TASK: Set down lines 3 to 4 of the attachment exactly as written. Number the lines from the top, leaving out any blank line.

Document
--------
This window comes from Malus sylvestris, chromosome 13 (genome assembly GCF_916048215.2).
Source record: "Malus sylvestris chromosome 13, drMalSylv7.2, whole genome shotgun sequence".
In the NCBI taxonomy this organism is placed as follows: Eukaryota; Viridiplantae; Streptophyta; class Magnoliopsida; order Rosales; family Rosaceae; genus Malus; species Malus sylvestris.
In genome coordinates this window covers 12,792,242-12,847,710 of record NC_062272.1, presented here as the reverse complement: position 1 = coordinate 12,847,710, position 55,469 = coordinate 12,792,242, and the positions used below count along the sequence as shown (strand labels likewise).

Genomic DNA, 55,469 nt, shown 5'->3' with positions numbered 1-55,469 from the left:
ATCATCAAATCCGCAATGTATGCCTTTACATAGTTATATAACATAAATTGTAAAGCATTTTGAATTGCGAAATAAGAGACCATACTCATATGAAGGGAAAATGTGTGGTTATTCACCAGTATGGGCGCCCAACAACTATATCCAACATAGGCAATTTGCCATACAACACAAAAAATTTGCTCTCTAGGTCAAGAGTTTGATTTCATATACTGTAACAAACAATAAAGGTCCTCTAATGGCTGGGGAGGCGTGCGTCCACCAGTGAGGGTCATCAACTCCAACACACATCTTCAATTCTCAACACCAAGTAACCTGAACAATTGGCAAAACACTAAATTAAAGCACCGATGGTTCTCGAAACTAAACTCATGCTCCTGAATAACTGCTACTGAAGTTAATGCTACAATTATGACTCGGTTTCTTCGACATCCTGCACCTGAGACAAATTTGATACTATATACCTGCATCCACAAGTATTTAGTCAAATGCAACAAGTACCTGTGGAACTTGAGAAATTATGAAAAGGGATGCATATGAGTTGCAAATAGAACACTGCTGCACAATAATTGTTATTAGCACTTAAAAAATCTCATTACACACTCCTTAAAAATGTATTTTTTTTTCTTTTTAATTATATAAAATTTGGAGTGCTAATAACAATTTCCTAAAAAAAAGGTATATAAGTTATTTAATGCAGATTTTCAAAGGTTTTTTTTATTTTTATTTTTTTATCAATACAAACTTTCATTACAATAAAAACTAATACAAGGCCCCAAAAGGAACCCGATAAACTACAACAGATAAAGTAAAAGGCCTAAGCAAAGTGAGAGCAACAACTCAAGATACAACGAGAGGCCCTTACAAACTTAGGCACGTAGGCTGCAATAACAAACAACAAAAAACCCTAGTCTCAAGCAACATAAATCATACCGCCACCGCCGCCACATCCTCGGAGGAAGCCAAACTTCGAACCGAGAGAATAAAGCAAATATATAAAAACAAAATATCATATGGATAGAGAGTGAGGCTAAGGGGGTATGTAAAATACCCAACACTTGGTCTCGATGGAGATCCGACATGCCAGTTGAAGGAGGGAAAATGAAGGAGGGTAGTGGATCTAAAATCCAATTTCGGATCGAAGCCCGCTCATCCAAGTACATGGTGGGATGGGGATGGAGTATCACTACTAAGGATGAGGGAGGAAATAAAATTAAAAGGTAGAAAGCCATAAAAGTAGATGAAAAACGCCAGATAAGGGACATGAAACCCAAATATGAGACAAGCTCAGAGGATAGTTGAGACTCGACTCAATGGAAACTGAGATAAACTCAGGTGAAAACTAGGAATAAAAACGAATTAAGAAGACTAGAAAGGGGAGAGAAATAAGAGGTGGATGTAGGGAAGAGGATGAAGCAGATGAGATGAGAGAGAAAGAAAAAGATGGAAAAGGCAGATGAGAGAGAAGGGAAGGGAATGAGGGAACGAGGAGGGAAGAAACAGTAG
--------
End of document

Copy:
In the NCBI taxonomy this organism is placed as follows: Eukaryota; Viridiplantae; Streptophyta; class Magnoliopsida; order Rosales; family Rosaceae; genus Malus; species Malus sylvestris.
In genome coordinates this window covers 12,792,242-12,847,710 of record NC_062272.1, presented here as the reverse complement: position 1 = coordinate 12,847,710, position 55,469 = coordinate 12,792,242, and the positions used below count along the sequence as shown (strand labels likewise).